MERRITT ISLAND, Fla. – A Brevard County dog grooming business is still in operation months after its owner was ordered to cease operation by the Florida Department of Health.
According to documents obtained by News 6, the animal care business license for Kelli Jo Strabley -- also known as Kelli Jo Allison -- was taken away on Sept. 30, 2019, after a dog was severely injured while being groomed.
“He was family,” Rebecca Netcher said. “We always said he was a human in a dog suit.”
Rebecca Netcher and her husband Morris Netcher said they brought their 6-year-old goldendoodle Lochlan to Paws and Claws in April 2019 for routine grooming.
They said they waited 10 hours for the call that Lochlan was ready to be picked up.
“She brought him out, and he had a towel around his neck, and he had been cut in numerous locations -- around seven,” Rebecca Netcher said. “I mean, big gashes. It was so bad.”
“As soon as the surgeon saw how badly he was cut, they took him right back, and he went immediately into surgery,” said Morris Netcher.
Brevard County Animal Services launched an investigation and determined Strabley did not seek medical treatment for Lochlan after he was injured.
In 2016, a Brevard County couple claimed their dog was mauled to death at Strabley’s business.
In 2017, court records showed she accepted a plea bargain after she was cited for leaving a dog in the sun for too long.
This time, a judge convicted her of inhumane treatment of an animal.
As a result of that infraction, she now appears on Brevard County’s Animal Abuse Database.
The Florida Department of Health in Brevard County also revoked her animal care business license and ordered her to cease operation within 24 hours.
FDOH Assistant Director Anita Stremmel said the business is still in operation, however, because it has a new license.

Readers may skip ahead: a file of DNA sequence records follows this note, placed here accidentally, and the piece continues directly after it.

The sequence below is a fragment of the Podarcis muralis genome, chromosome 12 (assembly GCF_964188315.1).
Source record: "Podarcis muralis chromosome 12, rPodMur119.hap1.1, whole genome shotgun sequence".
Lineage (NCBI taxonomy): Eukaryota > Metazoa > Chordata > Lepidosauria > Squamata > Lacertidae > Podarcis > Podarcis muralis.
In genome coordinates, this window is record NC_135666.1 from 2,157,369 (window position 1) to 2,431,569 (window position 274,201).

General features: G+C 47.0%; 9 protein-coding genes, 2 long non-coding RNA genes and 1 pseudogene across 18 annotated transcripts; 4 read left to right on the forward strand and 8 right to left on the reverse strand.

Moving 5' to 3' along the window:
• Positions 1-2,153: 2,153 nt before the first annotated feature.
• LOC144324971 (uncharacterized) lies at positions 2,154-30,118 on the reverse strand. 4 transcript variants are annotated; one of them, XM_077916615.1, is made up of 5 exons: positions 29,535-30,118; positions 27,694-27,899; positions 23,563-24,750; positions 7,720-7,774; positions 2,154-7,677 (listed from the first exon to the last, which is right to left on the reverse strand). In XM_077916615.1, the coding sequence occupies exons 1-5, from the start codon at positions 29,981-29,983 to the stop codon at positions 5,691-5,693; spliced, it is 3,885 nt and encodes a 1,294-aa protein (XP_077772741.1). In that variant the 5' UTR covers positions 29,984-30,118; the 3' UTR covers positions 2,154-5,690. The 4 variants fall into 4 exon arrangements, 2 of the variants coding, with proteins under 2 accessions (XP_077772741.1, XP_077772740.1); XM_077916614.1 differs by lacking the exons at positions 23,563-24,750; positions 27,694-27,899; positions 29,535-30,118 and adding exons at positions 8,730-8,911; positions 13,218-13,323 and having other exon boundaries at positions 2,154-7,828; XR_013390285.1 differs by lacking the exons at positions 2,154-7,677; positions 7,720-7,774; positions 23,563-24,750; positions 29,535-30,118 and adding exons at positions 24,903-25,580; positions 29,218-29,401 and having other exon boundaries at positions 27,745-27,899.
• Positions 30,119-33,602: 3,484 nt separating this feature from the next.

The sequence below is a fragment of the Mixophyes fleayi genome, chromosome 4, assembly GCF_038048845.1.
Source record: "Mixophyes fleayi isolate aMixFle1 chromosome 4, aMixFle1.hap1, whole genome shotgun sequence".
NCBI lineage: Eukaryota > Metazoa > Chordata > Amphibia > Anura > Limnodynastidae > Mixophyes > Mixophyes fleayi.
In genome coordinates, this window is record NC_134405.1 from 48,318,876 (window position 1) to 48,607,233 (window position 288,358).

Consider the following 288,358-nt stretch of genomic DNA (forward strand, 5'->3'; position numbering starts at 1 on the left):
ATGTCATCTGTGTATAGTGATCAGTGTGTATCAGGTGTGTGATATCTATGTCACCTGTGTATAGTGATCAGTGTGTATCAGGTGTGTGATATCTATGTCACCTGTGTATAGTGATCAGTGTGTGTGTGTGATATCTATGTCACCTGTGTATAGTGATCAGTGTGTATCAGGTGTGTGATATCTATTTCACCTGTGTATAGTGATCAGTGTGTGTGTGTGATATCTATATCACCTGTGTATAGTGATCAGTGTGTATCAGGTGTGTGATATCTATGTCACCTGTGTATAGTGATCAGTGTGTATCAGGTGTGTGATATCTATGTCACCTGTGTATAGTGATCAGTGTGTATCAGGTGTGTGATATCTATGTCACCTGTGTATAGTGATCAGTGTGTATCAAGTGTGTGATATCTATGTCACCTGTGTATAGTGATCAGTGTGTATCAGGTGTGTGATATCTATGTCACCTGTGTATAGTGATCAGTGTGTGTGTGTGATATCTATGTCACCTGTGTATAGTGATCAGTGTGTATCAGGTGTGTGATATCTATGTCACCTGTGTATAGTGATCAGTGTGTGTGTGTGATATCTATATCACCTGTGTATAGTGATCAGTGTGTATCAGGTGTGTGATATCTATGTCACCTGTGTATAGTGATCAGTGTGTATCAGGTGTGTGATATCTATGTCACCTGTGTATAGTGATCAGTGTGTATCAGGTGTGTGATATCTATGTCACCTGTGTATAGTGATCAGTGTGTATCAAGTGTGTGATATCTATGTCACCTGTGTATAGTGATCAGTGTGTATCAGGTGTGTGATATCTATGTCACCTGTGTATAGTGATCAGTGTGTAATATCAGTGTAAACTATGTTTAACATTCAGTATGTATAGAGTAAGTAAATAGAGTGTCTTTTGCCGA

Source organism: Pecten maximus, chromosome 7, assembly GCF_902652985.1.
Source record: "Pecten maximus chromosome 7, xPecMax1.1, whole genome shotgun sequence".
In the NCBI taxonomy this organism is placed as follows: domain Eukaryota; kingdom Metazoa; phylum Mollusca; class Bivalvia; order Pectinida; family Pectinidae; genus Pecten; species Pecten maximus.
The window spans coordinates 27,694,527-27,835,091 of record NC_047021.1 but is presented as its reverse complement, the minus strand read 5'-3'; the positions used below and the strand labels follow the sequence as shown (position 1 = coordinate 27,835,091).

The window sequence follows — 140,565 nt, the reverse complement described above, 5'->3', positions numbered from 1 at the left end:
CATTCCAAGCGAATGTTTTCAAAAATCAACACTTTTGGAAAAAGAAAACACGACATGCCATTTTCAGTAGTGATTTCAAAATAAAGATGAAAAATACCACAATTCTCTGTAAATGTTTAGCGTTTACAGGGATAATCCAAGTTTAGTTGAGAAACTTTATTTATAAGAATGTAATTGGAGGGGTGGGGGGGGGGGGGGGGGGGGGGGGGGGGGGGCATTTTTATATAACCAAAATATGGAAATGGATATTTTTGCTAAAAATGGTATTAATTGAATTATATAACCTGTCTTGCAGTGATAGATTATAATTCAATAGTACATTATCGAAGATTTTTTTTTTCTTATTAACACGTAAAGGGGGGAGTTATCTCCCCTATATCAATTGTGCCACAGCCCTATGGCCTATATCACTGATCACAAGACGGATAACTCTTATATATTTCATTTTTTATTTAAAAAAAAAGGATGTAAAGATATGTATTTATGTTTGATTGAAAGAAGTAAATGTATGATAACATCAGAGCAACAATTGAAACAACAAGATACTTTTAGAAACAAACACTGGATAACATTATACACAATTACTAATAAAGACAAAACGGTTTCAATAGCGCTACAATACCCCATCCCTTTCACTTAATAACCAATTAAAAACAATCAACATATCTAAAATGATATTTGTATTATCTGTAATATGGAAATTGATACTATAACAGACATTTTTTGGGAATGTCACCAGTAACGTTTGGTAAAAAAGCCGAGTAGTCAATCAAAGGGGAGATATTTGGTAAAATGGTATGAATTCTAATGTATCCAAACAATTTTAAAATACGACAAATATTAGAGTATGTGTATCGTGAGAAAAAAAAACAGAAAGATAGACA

“The license wasn’t submitted under Ms. Strabley’s name. It was under an employee’s name, and the business is now in their employee’s name,” she said.
Stremmel said the license has not been approved yet, but the business can operate while it’s being reviewed.
Strabley is still allowed to work with animals, Stremmel said, but she is not allowed to own the animal-related business.
According to Brevard County court records, Strabley still owes $1,365 in court fines from Lochlan’s case and other cases that date back to 2017.
Court workers confirm all of those fines have been sent to a collections agency.
News 6 attempted to ask Strabley about the case involving Lochlan and the outstanding fines, but she declined comment.
The Better Business Bureau urges pet owners to do their homework when choosing a groomer:
- Check the groomer’s credentials, their online reviews, both good and bad, and if they have formal complaints filed against them. You should look for a certificate, find out the type of training groomers have had and see how long they have been in the profession.
- Stay and watch the grooming process. Most facilities have an observation window or area where owners can watch the groomer at work. The BBB encourages pet owners to do so if they don’t have to rush out after dropping off their pet.
- See what kind of dryer and equipment the groomer uses. Most dogs enjoy being bathed, so it’s the drying part that usually causes the most issues.
- Communicate clearly with the groomer. Some dogs with pushed-in faces, like boxers and pugs, might never acclimate to the force dryers because of natural breathing issues, which need to be clearly discussed with the groomer.